In original constitutional intent [the "originalism" that is all the rage but rarely faithfully attended], of course, there is no “public safety” exception to the 4th Amendment, because the 4th Amendment was designed to be individuals’ safety against public power. Ah, those “originalists.” Wonder what Framers’ utterances they look at when they self-servingly assign themselves such misleading labels!

[3] “Presence,” a common law requirement for misdemeanor arrests since before the Framing, and hence deemed to be a reasonability requirement under the 4th Amendment by well-established authority, is not required for a DUI arrest because the evidence “might” disappear.  Of course, it might also be increasing due to the passage of time, but who cares ~ “get them drunks off’n thuh road”!/?

[4] Notwithstanding the Framers considered one’s residential door to be the threshold beyond which even the King could not pass, if MADD’s obedient gendarmes want to come in to arrest you for DUI, let not a warrant nor the 4th Amendment stand in their way. The citadel has surely fallen. For an offense of lesser gravity than DUI, though, the door is still closed to marauding gendarmes. See People v. Hua (2008) 158 Cal.App.4th 1027 [suspicion of possession of less than an ounce of marijuana does not permit a warrantless entry/arrest on exigency arguments].

[5] It is not constitutionally unreasonable for the government to break the law by using unlicensed people to draw blood for DUI arrests [stabbing a person with a needle is, of course, ADW!]; breaking the law to enforce it does not offend constitutional precepts, at least where DUI is involved.

[6] Not constitutionally unreasonable for cops to violate speed trap prohibitions to arrest DUI driver because speeding is not related to drunk driving. [Silver lining: “he was speeding” is irrelevant at DUI trial!]

[7] Schmerber “necessity” or “exigency” requirement for warrantless blood draw, requiring more than evanescence of the evidence, tossed out window, because it is DUI.  But then, uh, Schmerber was a DUI case!/?  See reaffirmation of Schmerber clear standard in Missouri v. McNeely (2013) 569 U.S. --- [133 S.Ct. 1552].  Some courts, and all prosecutors, in our state are suggesting that the cops should be allowed to rely on the Trotman heresy to keep from losing their illegally seized chemical evidence because the intentional misrepresentation of the clear constitutional law lasted for so long.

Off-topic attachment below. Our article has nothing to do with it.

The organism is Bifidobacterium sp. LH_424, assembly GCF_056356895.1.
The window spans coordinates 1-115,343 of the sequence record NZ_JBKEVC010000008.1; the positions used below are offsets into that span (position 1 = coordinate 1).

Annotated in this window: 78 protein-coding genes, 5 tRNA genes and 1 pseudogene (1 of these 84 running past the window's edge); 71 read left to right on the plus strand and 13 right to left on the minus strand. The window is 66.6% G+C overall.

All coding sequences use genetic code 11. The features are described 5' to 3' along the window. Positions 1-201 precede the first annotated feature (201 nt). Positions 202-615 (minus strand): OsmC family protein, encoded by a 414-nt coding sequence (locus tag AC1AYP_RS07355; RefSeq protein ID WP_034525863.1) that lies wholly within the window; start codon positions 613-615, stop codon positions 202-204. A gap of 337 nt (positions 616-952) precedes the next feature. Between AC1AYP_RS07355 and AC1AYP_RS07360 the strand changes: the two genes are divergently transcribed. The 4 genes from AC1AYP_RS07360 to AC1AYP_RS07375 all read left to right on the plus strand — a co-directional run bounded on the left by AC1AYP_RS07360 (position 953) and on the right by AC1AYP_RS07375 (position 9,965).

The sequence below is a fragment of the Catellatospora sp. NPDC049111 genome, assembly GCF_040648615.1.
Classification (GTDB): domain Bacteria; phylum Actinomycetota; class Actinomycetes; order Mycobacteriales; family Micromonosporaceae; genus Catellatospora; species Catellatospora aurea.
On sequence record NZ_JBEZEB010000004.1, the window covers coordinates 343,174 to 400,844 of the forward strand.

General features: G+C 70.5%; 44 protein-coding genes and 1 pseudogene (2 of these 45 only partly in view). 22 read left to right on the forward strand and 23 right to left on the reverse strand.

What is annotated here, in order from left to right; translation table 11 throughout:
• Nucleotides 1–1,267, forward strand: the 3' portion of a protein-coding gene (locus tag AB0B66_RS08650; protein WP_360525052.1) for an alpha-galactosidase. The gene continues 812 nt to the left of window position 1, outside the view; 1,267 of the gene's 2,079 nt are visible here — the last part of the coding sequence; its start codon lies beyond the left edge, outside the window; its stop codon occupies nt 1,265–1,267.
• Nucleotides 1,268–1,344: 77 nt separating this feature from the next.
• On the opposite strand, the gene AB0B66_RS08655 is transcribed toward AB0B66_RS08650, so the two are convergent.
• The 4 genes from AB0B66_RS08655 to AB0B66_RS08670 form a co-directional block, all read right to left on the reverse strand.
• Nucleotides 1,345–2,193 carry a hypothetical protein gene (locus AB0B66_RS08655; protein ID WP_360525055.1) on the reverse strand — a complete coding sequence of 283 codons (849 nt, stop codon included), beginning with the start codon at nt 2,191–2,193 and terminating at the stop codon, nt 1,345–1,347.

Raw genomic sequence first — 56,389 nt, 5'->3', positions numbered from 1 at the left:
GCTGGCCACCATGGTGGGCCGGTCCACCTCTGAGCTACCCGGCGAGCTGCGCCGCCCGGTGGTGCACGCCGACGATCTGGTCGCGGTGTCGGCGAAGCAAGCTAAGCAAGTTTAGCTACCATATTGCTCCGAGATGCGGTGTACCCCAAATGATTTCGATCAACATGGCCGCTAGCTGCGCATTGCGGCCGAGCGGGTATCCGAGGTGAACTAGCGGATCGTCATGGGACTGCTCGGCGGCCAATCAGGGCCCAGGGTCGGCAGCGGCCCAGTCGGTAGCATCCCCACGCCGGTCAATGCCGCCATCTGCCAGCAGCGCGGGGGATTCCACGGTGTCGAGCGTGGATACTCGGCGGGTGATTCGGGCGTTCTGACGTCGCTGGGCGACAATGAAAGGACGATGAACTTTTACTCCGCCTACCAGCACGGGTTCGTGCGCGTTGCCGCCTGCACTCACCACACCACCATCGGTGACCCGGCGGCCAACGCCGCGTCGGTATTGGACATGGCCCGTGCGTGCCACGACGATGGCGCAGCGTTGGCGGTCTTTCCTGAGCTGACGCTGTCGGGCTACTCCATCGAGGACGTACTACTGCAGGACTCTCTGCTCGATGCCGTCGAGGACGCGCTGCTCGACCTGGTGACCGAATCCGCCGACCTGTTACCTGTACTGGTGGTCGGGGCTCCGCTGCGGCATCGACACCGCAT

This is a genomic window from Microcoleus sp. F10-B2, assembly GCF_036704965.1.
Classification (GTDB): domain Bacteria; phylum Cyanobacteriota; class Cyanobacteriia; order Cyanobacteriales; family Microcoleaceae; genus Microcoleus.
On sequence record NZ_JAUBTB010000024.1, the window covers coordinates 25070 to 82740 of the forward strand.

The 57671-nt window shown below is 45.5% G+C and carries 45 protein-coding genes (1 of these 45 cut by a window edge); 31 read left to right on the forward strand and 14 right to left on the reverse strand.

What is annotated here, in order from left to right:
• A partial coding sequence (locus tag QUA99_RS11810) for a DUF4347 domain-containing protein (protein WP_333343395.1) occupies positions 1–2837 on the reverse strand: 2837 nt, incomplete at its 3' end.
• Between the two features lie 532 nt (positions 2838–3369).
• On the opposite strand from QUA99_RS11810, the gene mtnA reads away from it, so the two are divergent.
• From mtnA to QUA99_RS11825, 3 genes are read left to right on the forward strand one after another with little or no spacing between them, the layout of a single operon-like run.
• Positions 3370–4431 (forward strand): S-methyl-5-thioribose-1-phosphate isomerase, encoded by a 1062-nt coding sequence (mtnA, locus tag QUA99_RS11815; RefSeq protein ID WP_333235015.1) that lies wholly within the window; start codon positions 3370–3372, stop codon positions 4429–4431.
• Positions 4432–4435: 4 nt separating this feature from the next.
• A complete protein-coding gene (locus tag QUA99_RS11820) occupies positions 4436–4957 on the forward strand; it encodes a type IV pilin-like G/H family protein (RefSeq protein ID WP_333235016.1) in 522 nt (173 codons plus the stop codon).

[8] The DMV can thumb their administrative noses at what the criminal courts say about the illegality of the stop that brought the DUI suspension issue to their attention; they have their own “standards” that the appeals courts won’t disturb, because it is, after all, drunk driving! [It’s also supposed to be “a Constitution that we’re expounding”!]  More explicitly, the exclusionary rule does not apply to the “civil” DMV proceedings growing out of the criminal case, to which it applied and where its application resulted in dismissal! Park v. Valverde (2007) 152 Cal.App.4th 877, 880.  For DUI, the "executive" is pigeonholed into mutually exclusive realms such that commands against one component of the executive does not work a command against another component, a most curious constitutional doctrine indeed!

[9] Even though Miranda applies after a “person has been taken into custody or otherwise deprived of his freedom of action in any significant way,Miranda v. Arizona (1966) 384 U.S. 436, 444 [emphasis added], they don’t think commanding one to stop for DUI investigations and accusatorily grilling him beside the road with red lights flashing is a freedom deprivation of any significance.  Huh??  Lunatics running the asylum?  No, Prohibitionists running DUI law, with whom the “independent” judiciary is too often in political cahoots.

[10] Even though the Fifth Amendment prohibits compelled statements coming into evidence, and hence prohibits DAs from commenting on an accused’s refusal to talk, if a person arrested for DUI says “I refuse” to take your tests,” that is admissible and can be commented upon: it is drunk driving, after all!

[11] The cops can ignore express legislative commands to collect back-up tests, and they can throw out or not collect test results, and that does not offend due process unless you can show that (a) the tossed stuff would have helped you, and (b) the cops knew it and threw it out to prevent that help.  You have to prove what you don’t have, and never saw, and have to prove the cops knew the unarticulable/undiscovered significance of the stuff you know nothing about.  That’s from the “Catch 22”nd Amendment, I guess!

[12] Systematic, purposeful scheme by county to break the law in DUI evidence collections does not offend the Constitution.  The Fourth Amendment standard in Schmerber is that blood evidence may only be collected according to "accepted medical practices," which did not include blood collections in other than a medical facility by other than true medical personnel, but what the heck - this is drunk driving - do what you want, Mr. Cop.

[13] As long as there is some sworn statement, regardless of its substance and content, the license suspension can be based on unsworn material at DMV hearing, regardless of statutory language that could be construed otherwise.